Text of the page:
Anthony Weiner has no campaign office or campaign stops, because he has no mayoral campaign, at least for now. So students are heading to his home on Park Avenue today to protest a centerpiece of his education policy proposals.
Students who are part of the Urban Youth Collaborative are rallying outside Weiner’s apartment building this afternoon to oppose what they say is a “discriminatory” position on school discipline.
The students — who are no newcomers to political theater — say Weiner’s proposal to “streamline the process of removing troublesome kids from the classroom” would unfairly target black and Latino students. The proposal topped Weiner’s education agenda in a recent policy booklet, “Keys to the City,” which was an updated version of a 2009 document by the same name.
Weiner’s policy proposal says nothing about the race of the students the policy would affect, of course. But the students are pointing to data about who bears the brunt of discipline under the Bloomberg administration to suggest that those trends would likely hold true.
Weiner’s proposal “appears even more heavy-handed than Mayor Bloomberg’s ‘zero-tolerance’ approach that have [sic] resulted in huge racial disparities,” the press release about this afternoon’s rally said.
Black and Latino students make up about 70 percent of students across the city. But they represent 93 percent of students arrested or cited for criminal behavior at schools, even as the number of overall incidents has fallen. They are also suspended disproportionately often, as well. The arrest and suspension data are released under the Dignity in Schools Act, a law that the City Council passed in 2010 under pressure from the Dignity in Schools Campaign, of which the Urban Youth Collaborative is a member.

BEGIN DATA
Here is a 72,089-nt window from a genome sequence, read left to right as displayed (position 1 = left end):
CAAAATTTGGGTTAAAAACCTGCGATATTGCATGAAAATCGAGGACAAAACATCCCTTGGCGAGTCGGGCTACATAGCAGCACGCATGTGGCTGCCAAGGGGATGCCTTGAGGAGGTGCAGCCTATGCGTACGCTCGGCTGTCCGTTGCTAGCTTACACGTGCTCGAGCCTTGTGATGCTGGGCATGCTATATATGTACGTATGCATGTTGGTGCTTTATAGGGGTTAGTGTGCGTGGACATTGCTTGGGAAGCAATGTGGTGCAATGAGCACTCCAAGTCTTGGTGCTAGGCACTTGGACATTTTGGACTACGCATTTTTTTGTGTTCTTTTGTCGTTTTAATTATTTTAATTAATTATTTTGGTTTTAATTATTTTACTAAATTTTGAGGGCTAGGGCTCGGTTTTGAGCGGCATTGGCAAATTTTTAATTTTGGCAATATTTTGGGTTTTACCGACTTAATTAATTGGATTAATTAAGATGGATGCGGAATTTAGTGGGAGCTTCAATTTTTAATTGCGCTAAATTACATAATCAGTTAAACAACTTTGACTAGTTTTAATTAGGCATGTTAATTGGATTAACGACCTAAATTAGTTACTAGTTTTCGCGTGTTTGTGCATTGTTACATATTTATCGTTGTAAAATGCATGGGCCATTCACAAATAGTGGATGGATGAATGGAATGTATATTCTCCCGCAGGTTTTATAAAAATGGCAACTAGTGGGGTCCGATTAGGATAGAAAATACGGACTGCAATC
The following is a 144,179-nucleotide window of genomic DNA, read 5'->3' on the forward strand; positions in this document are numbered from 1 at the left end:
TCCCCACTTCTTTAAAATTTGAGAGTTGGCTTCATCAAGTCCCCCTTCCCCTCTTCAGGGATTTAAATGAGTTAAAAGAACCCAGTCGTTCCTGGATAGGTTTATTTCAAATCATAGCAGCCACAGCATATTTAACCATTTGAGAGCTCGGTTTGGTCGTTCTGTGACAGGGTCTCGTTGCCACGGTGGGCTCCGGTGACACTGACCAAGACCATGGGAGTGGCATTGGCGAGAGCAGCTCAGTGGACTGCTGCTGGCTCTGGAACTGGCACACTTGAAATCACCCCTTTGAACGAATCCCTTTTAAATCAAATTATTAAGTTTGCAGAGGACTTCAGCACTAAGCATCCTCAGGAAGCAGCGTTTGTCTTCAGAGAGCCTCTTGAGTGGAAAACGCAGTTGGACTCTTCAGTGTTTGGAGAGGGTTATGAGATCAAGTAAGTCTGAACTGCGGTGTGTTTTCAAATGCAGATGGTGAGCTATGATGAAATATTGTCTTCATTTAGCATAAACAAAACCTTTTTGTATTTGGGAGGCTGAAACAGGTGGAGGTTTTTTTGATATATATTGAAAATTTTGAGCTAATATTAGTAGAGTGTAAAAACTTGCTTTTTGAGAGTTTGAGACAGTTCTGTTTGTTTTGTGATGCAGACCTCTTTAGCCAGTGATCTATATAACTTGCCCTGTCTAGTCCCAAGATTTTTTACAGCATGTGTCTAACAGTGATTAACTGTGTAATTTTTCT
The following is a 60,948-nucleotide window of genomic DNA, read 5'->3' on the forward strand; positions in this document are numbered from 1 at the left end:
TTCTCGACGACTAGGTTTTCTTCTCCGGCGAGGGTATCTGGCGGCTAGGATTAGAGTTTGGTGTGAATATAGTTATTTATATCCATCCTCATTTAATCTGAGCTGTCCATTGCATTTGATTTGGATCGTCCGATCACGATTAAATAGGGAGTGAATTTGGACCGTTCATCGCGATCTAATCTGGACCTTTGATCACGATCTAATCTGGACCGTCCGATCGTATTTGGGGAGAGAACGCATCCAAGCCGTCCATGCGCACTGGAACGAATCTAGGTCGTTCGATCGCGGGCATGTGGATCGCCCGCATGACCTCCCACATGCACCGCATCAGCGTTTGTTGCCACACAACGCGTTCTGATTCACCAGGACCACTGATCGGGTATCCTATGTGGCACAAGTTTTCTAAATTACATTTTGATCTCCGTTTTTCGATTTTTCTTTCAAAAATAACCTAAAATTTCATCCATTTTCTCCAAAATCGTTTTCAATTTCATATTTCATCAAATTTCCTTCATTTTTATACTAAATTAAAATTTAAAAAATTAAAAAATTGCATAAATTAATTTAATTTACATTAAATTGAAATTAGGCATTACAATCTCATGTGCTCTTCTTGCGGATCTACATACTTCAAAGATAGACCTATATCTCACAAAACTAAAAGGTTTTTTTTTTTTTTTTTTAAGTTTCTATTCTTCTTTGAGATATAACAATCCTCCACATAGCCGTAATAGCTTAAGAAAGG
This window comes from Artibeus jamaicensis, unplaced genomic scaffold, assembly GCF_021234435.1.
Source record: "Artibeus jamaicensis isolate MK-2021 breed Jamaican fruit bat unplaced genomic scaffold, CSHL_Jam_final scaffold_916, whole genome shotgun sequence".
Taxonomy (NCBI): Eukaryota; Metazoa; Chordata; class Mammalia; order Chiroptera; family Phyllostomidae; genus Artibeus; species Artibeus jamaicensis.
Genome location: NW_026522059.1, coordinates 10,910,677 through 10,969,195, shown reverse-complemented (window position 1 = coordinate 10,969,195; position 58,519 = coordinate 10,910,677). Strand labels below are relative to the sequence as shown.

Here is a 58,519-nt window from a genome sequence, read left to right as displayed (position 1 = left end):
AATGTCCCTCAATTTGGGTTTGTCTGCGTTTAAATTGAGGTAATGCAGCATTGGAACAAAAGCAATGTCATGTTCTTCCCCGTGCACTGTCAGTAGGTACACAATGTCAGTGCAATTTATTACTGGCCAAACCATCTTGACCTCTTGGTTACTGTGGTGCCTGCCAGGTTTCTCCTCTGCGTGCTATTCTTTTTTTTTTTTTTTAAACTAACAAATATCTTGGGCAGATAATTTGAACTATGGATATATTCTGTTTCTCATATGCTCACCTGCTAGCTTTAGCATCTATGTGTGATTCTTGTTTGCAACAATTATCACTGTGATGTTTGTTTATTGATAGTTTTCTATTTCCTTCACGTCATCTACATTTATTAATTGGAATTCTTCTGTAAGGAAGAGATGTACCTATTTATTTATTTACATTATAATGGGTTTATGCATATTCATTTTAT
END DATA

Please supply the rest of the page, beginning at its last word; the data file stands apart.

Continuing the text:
The rally outside Weiner’s home was organized in part by New Yorkers for Great Public Schools, the coalition that formed to oppose the Bloomberg administration’s school policies in the election. The press release points out that current Democratic candidates have signaled their support for changing the way school discipline is meted out.
Former Comptroller Bill Thompson, for example, said last month, “I want to be the mayor who works along, yes, with our students, but also with education professionals to make sure our environments are safe but that students and particularly students of color aren’t being targeted, aren’t being singled out for suspensions and arrests.” He was speaking at a rally to support a gentler approach to discipline that also drew support from Comptroller John Liu, Public Advocate Bill de Blasio, and City Council Speaker Christine Quinn, all mayoral candidates.